Sunday, July 11

Because I know so many without jobs at the moment...

The other day I was reading about a man named Edwin C. Barnes. He was born in 1876 in Wisconsin, not to a wealthy or famous family. As a matter of fact, he was often referred to as a "tramp," (what we might call a "bum" these days) but Barnes had a big desire, and the determination to turn that desire into reality. He’d read about the things Thomas Edison was doing, and decided, uncompromisingly, that his future included working alongside the great inventor.

Instead of letting the obstacles between where he was and where he wanted to be get in his way, he went around them. He disregarded the fact that he had no money to take a train to Orange, NJ where Edison was, instead he rode on a freight car, dropping from the moving train when passing through the town. Neither did Barnes let the fact that he did not know Mr. Edison hold him back. He set his sights on what he wanted, and went forward with all intentions of attaining it. When he arrived in NJ, he went to Edison’s office, knocked on the door, and informed him he was there to be his associate, and that he was willing to start at the bottom and work his way up. His determination paid off. He got a job scrubbing floors and within 5 years had worked his way up, becoming a partner of Thomas Edison, and even a close friend over the long term. When Mr. Barnes passed away in 1952 in Bradenton, FL, he was a very wealthy man.

We can learn a few important lessons from the life of Edwin C. Barnes:

1. Think Big! Don’t hem and haw, always doubting or making excuses why you can’t do something. Decide what you want, make a plan, then set out to achieve your goal.

2. Step out in faith. Trust there will be pavement under each footfall and forge your own path.

3. Don’t let circumstances and details hold you back.
Where there’s a will, there’s a way. Be bold in all your endeavors.

4. No job is too small. Mr. Barnes started scrubbing floors. Instead of seeing it as “beneath” him, he saw it as a stepping stone to his ultimate goal.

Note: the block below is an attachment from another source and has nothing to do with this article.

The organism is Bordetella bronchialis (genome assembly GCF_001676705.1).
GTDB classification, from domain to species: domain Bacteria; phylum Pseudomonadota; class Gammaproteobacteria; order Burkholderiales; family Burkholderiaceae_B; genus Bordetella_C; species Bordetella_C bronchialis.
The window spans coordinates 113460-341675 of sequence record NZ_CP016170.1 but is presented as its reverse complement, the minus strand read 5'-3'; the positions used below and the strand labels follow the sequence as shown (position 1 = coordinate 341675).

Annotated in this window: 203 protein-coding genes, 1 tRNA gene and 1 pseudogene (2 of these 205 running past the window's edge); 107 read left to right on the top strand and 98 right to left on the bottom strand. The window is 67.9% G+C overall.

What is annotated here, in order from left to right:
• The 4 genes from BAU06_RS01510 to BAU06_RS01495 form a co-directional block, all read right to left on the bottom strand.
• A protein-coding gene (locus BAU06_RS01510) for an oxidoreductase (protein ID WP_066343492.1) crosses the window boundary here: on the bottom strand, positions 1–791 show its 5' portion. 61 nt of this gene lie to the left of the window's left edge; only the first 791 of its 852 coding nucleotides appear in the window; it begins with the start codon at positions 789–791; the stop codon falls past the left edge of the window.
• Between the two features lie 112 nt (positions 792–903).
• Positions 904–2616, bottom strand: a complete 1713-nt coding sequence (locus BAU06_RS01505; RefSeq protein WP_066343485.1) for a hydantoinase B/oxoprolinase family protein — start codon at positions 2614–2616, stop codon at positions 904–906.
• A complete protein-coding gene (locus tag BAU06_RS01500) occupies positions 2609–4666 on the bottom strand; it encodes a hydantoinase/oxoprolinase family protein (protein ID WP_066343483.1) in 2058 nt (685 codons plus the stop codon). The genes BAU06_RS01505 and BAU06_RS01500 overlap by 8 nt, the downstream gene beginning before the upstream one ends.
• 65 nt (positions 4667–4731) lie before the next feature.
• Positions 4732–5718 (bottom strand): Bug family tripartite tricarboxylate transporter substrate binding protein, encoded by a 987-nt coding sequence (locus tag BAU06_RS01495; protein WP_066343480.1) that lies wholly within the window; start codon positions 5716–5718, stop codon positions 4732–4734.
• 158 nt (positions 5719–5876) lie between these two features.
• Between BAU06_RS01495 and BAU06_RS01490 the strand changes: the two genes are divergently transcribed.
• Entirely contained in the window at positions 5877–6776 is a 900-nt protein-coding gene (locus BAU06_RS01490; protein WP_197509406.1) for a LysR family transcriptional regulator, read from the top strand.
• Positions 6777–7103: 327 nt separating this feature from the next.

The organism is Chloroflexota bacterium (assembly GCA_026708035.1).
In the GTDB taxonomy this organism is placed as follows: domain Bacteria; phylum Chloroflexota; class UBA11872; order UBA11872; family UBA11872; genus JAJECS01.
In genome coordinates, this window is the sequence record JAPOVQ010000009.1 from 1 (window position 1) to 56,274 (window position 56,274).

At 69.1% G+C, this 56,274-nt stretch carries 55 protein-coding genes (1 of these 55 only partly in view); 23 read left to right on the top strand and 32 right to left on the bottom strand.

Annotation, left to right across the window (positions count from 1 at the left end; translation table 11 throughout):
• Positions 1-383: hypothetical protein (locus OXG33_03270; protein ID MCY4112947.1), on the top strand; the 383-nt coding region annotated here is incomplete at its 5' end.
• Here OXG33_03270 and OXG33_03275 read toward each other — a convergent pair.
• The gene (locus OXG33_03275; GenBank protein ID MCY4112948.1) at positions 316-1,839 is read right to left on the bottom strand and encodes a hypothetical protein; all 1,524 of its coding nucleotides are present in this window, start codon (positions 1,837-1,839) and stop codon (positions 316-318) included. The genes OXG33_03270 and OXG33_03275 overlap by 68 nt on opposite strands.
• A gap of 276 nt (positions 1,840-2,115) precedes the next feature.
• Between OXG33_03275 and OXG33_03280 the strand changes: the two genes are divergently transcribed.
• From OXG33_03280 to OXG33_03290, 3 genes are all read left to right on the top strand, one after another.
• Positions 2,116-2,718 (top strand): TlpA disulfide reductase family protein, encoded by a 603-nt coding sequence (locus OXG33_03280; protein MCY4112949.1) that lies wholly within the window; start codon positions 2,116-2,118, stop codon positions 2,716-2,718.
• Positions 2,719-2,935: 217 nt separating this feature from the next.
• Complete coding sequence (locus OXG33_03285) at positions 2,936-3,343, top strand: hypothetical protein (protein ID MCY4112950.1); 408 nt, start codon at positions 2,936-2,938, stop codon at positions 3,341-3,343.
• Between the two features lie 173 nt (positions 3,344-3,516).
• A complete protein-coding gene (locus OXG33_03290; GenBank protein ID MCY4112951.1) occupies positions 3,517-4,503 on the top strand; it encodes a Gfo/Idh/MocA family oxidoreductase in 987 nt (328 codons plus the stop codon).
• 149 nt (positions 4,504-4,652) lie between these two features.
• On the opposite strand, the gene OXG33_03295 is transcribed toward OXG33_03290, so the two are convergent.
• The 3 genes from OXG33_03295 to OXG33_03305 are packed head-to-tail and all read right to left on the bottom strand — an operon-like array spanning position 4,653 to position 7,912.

So often in life we see stumbling blocks instead of stepping stones, and we tend to stay within our own self-imposed boundaries. The secret that the successful have found out, is that those amazing opportunities; those ‘once in a lifetime’ chances, are almost always found outside of our comfort zones. Can it be daunting to step out of bounds, leaving the safety of the familiar for the unknown? Absolutely. The potential rewards, however, are limitless once we stop limiting ourselves.

Friday, July 9

I'm my own what?

-You Are Your Own Business Card-

The first time I read this line, it was one of those light bulb moments! Quite often, in one way or another, most of us have to market ourselves; to clients, to bosses, to prospective employers, etc...even if we're fortunate enough to not have to actively sell our skills, we're advertising what we're about with each interaction, no matter how insignificant it may be.

It always amazes me when I witness someone screaming obscenities and flipping the bird in traffic, and then see a bumper sticker on their car advertising their Christianity. Not exactly the person I'd want teaching my kid in Sunday School.

Now, don't get me wrong, I realize we're all human and none of us are perfect. I'm the first to point out my flaws to anyone within ear shot. The occasional four letter word escapes my lips, and we won't even talk about the things I want to say sometimes, but thankfully self-control wins out and I bite my tongue.

In my opinion, we need to have absolute boundaries for how we behave in regards to common decency and politeness. Just look around on any given day and you'll see society has become sadly lax in regards to people respecting one another and practicing good manners. Philosopher Eric Hoffer said it so eloquently: "Rudeness is the weak man's imitation of strength."

Being a person who has to sell myself as a public speaker, a mentor, and an active member of my community, it's important to be on my best behavior every day; after all, we never know who we're interacting with, and when we may encounter them again in a more personal, or business setting. Who'd want to ask me to go encourage a person in the hospital if I went about with a scowl on my face all the time? How many invitations to give motivational talks do you think I'd get if I was overheard dropping "F" bombs while complaining about long lines in the grocery store, or seen giving the finger to tourists in traffic jams?

Shouldn't we strive to be the best we can be, even when no one is looking?
After all, there is no pillow so soft as a clear conscience, and no face more beautiful than one that wears a smile.

What does your 'business card' (your countenance, your behavior) say about you?

I'd love to read your thoughts and/or experiences, either good or bad, on this subject.

Five Question Friday Blog Hop!

Five Question Friday:

Thanks to the ladies who came up with these great questions!

1. What is one food you could eat everyday?
In a perfect world where sugar and fat caused eternal youth and beauty; cupcakes.

2. Are you working in the career you thought you would be when you were 18?
Ah, no, which is a good thing since I was working on a career in being dead at that age.

3. What is something that you wish you would have done when you were younger and you didn't?
Met my husband and had a Duggar-like brood of kids!

4. What color are your kitchen walls?